Using systematic reviews to enhance higher order critical analysis skills in post-graduates
Laura Roberts and Megan Jones (Student)
At post-graduate level Higher Order Thinking Skills (HOTS) such as critical writing and analysis are fundamental learning outcomes. Graduates are expected to enhance and refine these HOTS, yet variable entry requirements supporting access for non-traditional, non-home and disparate first-degree pathways creates a continuum of learner abilities where many students may still be transitioning from Lower Order Thinking Skills (LOTS). Within Biosciences, our Taught Masters and Masters by Research programmes include a literature-based module whereby students independently undertake two literature reviews on subjects related to their discipline with the aims of developing and enhancing HOTS critical writing and analysis skills. However, historically students have shown limited improvement between the first and second review as they fail to grasp the concepts of critical analysis. Module evaluations have also highlighted students are continuously dispirited with the learning experience. In order to address this, we introduced a new component to the module whereby the second narrative review was replaced with a group-based, systematic review. Systematically reviewing literature was first devised in the medical sciences as a means of comprehensively collating and evaluating scientific research and has since been adopted across disciplines including health sciences, software engineering, information systems and ecology. By using a systematic approach, reviewers are able to identify and quality assess the validity of the evidence, drawing conclusions based on the best available evidence which can be used to inform policy and practice. Within the process a specific, transparent and replicable methodology is employed, akin to primary research. While systematic reviews are becoming more prevalent within published scientific literature, this style of critical analysis in taught programmes is yet to be adopted in Higher Education post-graduate programmes despite the potential benefits of enhancing HOTS, transferable, interpersonal and employability skills.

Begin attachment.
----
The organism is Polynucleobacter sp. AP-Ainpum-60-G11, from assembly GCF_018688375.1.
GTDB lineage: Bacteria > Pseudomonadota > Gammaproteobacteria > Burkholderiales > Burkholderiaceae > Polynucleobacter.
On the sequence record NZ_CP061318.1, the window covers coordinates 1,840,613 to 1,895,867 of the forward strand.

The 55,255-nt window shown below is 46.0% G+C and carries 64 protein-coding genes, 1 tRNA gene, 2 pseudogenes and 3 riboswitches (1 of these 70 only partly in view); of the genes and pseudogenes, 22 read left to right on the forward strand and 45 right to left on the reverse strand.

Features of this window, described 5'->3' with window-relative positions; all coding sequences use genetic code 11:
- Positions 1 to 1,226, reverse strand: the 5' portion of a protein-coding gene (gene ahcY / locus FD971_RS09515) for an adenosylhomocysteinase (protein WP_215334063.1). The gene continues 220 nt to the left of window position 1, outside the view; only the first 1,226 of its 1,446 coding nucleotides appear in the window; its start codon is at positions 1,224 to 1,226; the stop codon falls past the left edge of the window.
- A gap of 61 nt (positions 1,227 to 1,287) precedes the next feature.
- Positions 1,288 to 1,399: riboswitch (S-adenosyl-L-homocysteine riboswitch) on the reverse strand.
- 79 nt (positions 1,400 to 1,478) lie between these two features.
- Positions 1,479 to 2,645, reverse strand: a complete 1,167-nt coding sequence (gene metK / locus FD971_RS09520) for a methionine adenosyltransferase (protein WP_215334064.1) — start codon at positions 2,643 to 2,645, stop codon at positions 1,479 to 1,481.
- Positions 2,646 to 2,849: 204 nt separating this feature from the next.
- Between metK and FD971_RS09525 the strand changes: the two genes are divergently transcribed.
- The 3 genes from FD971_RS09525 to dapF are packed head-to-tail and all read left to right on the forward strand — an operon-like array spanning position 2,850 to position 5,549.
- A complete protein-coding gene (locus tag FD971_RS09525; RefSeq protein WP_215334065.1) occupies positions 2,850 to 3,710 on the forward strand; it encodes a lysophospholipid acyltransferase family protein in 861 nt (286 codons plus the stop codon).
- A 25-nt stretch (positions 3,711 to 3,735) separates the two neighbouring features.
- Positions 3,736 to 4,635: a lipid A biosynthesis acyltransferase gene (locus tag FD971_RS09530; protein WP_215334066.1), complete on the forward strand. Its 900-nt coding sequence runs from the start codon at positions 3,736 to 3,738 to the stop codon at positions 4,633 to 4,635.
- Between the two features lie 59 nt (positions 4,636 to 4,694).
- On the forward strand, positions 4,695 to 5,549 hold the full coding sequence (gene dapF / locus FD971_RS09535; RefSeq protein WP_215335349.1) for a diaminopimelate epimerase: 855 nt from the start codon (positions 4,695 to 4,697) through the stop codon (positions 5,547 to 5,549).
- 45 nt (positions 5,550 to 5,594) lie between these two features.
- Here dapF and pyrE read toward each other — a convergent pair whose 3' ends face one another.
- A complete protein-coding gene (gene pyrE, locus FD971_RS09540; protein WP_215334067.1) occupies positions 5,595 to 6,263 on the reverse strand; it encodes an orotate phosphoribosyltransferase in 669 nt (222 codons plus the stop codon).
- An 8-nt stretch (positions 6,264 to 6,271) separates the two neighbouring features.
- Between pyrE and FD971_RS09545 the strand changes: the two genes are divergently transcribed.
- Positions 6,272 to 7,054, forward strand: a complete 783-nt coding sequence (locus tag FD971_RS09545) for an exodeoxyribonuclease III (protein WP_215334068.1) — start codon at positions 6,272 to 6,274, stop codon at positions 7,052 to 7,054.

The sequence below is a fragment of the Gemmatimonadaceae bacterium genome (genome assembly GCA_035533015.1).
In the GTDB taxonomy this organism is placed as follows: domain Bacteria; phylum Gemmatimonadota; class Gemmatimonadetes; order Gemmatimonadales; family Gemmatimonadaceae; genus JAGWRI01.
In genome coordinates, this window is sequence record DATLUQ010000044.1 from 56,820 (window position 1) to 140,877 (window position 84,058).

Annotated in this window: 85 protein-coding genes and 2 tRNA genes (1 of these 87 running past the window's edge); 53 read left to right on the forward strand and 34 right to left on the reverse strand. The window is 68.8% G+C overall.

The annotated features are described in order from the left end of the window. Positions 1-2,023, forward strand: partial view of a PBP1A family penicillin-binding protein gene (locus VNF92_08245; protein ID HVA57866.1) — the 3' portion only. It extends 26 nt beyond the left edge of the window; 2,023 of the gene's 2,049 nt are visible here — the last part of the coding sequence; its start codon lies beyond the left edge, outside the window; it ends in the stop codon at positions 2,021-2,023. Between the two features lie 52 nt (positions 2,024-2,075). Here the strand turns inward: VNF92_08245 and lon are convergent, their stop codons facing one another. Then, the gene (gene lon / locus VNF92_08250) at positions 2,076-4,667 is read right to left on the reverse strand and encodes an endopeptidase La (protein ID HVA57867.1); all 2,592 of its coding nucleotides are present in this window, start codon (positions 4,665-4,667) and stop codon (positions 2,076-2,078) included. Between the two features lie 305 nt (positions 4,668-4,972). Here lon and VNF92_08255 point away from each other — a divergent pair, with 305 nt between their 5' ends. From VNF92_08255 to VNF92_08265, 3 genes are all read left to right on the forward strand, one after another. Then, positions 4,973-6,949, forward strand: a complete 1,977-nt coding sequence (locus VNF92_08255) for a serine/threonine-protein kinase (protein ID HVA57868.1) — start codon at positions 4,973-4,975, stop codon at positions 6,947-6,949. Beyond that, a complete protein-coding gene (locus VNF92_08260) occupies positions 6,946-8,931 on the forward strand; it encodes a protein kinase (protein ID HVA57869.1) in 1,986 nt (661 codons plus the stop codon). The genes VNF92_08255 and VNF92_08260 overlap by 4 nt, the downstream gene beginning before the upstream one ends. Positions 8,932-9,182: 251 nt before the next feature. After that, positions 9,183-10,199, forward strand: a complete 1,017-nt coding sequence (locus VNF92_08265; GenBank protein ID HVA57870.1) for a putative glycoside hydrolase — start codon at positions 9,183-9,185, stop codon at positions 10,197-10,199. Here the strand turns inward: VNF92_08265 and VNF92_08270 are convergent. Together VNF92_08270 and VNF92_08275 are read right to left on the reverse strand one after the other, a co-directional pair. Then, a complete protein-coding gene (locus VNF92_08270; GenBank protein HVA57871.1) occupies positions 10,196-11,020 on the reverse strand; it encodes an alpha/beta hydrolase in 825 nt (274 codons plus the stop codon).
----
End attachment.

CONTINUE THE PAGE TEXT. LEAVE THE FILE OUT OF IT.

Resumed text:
Within the module, students were split into groups for two to five depending on their research topic preference. Five new workshops were provided to introduce the concepts of systematic reviews, review scoping, choosing data extraction, inclusion and exclusion factors and confirming the review protocol. Elements of self-reflection and progression evaluation were also included, along with a group oral presentation. In order to evaluate how students understanding of critical analysis skills had changed a questionnaire was deployed at the end of the module.
Learning gains were significant with the average mark improving from 58% to 75%. Thirty-two of 50 questionnaires were completed and showed that 95% of students agreed undertaking the systematic review helped to develop their critical analysis skills. Students went from not competent (25%), fairly competent (47%) and competent (28%), to competent (36%), very competent (55%) and highly competent (1%). Students could comprehensively describe what critical analysis entailed and had changed their approach to reading scientific literature. Students were also able to identify where they would need these skills in the future and how elements such as working in a research group will enhance their employability. Using systematic reviews in future to teach critical analysis at post-graduate level across all disciplines is discussed with reflections from a student’s experience.
This presentation explains the process, benefits, issues, outcomes and learning gains of using systematic reviews to develop higher order thinking skills in post-graduates. A student has also been invited to attend to reflect on and discuss her experience and how the approach will assist her in the future. This pedagogic approach enabled significant learning gains and would be a beneficial addition to enhance critical analysis skills in all post-graduate curriculums. This style is prominently adopted within published literature across many disciplines, yet there has been inertia in teaching the approach in higher education programmes despite the clear benefits which include developing HOTS, along with many transferable and inter-personal and complements life-long learning. Systematic reviews, along with meta-analysis are likely to be the future of literature-based modules. Anyone involved in delivering post-graduate teaching may have an interest in this pedagogic research, from subject-specialist to the Centre for Academic Success.
Delegates will learn about the benefits and issues of utilising systematic reviews to enhance essential post-graduate HOTS in critical analysis and be able to use this within their own postgraduate taught and research programmes.
Postgraduate, critical research-skills